meaning and origin of the British phrase ‘nul points’

 

brotherhood-of-man-featured-on-top-ten-eurovision-the-stage-13-april-2000

Seventies spectacle – Brotherhood of Man featured on Channel 4’s Top Ten – Eurovision

There was once a time when it [= the Eurovision Song Contest], along with Miss World and the FA Cup Final, formed part of an annual must-see television triumvirate. The only people who did not watch it were social deviants — people without TV sets and lighthouse keepers who could not get a signal.
I was therefore delighted to see the contest receive the serious retrospective it deserves courtesy of Top Ten – Eurovision (C4, Saturday, April 1, 8.55pm). With a wealth of precious archive footage upon which to draw, most of it tortuously embarrassing, the programme enjoyed a veritable field day. Songs: nul points, clothes: nul points, style: nul points — but for sheer hideous spectacle alone, this had to be the most entertaining show of the week.

from Frightening vision of pop’s monstrosities, by Harry Venning, published in The Stage (London, England) of Thursday 13th April 2000

 

 

In British English, the humorous expression nul points was originally used with reference to a score of zero points in the Eurovision Song Contest, in which the points awarded by each country are announced in both English and French.

This British expression is composed of the French adjective nul, meaning no, that is, not one, and of the French masculine noun points, plural of point, point, mark. The form nul point has also been used.

In French, nul points is incorrect, as the adjective nul agrees in number with the noun that it qualifies; the French expression is therefore either nuls points or nul point. Besides, nul(s) point(s) is formal French; pas de point(s) and aucun point are more commonly used.

Additionally, it is said that scores of zero are not in fact announced in this way during the Eurovision Song Contest, but I could not find how, or if, those scores are, or were, actually read out.

The expression nul points is first recorded in The Incomplete Book of Failures: The Official Handbook of the Not-Terribly-Good Club of Great Britain (E. P. Dutton – New York, 1979), by Stephen Pile (born 1949):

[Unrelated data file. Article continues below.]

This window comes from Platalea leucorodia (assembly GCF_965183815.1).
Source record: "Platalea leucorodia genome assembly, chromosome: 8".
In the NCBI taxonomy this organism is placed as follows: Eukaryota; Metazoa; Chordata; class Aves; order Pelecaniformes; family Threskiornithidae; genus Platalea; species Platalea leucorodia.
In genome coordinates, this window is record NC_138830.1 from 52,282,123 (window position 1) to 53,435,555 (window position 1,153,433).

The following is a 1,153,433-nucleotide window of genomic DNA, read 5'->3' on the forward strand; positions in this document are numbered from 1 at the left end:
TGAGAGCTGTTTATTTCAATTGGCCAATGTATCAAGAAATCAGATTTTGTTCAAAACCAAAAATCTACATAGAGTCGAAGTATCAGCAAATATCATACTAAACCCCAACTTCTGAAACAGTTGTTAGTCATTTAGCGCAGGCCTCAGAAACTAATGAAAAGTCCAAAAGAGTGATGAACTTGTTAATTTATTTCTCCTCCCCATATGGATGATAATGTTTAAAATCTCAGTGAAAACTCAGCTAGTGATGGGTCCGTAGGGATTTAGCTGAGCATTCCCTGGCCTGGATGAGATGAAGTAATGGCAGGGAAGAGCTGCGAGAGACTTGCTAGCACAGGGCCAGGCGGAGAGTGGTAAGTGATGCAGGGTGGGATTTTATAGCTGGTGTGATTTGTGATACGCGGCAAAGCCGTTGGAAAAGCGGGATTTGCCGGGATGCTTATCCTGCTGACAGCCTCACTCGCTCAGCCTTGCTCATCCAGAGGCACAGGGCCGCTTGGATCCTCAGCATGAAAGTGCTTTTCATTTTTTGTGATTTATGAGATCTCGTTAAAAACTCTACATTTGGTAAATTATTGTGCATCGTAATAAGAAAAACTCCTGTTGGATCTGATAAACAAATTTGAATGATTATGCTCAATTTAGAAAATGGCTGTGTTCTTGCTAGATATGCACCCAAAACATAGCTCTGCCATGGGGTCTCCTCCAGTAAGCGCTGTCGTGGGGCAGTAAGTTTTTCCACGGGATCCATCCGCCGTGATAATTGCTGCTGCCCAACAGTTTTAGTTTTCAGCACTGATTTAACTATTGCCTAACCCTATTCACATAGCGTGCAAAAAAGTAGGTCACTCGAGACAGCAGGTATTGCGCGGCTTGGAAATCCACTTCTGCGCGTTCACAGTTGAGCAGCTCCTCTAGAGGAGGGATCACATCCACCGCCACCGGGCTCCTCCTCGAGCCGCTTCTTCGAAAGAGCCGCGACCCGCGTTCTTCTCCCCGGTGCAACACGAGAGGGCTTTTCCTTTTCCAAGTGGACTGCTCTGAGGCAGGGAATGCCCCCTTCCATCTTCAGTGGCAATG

Singing an entrancingly drab number called ‘Mile after Mile,’ a Norwegian pop singer, Mr Jan Teigan1scored nil in the 1978 Eurovision Song Contest. The voting from the panels all over Europe was unanimous:
‘Norway    — no points
                 — nul points
                 — keine Pünkte’

(1 Jahn Teigen (born 1949) is a Norwegian singer, musician and comedian; the Norwegian title of the song was Mil Etter Mil.)

The earliest instance that I have found of nul points used in its literal sense is from Instant assessments: Nancy Banks-Smith reviews Brian Walden, Michael Foot and the Eurovision Song Contest, published in The Guardian (London and Manchester, England) of Monday 26th April 1982:

Last year Norway scored the prestigious “nul points” in the Eurovision song contest (BBC-1) with a stirring song about revolting Lapps. This year it was their neighbour Finland who won the coveted Bums Rush with a rousing ditty Nuku Pommiin: “Don’t drop. Bomb out. Don’t drop. Bomb out. Don’t you drop that neutron bomb on me.”

The expression has come to mean no points scored in any context, especially as a hypothetical mark awarded for a failure or a dismal performance.

The earliest instances of that transferred use that I have found are from Back in the old cattle-market, a review of the Miss World Contest, by Julian Barnes, published in The Observer (London, England) of Sunday 20th November 1983:

This year’s presentation was updated, i.e., made worse, by the introduction of a computer. […]
Some courteous piece of punched tape inside the machine obviously stopped any girl actually receiving a Eurovision Song Contest nul point; but even so, four girls registered a belittling single point out of a possible 36. One of these, Miss Liberia, was later awarded one of the five new subsidiary titles up for grabs—African Queen of Beauty. Hard not to read this as a cack-eyed [sic] slur on the assembled womanhood of the dark continent.
But then the judges (two token women plus seven tacky men) looked pretty much of a Berni Inn2 brigade, mired in Eurocentricity. As they were introduced to us, the men registered a resounding nul point for face and figure on my wife’s personal computer.

(2 Berni Inn: a chain of British steakhouses)

The second-earliest instance of the transferred use that I have found is from the Liverpool Echo (Liverpool, Lancashire, England) of Friday 3rd May 1985—the expression nul points is used of the Eurovision Song Contest itself, not of a song:

Roy West, TV Editor, asks: Is it time to pull the plug on the Euro-song bore?
Sing a song of Europe. But who wants it?

Apart from who is going to win, one other big question hangs over the Eurovision Song Contest . . . Who wants it?
John Lennon once called it a middle-of-the-road musical orgy for Mums and Dads which has nothing to do with pop music.
Others have been less kind. And now as we face up to the ballyhoo of the 29th year, one thing is clear. The contest rates the same fate that traditionally awaited Norway . . . nul points.

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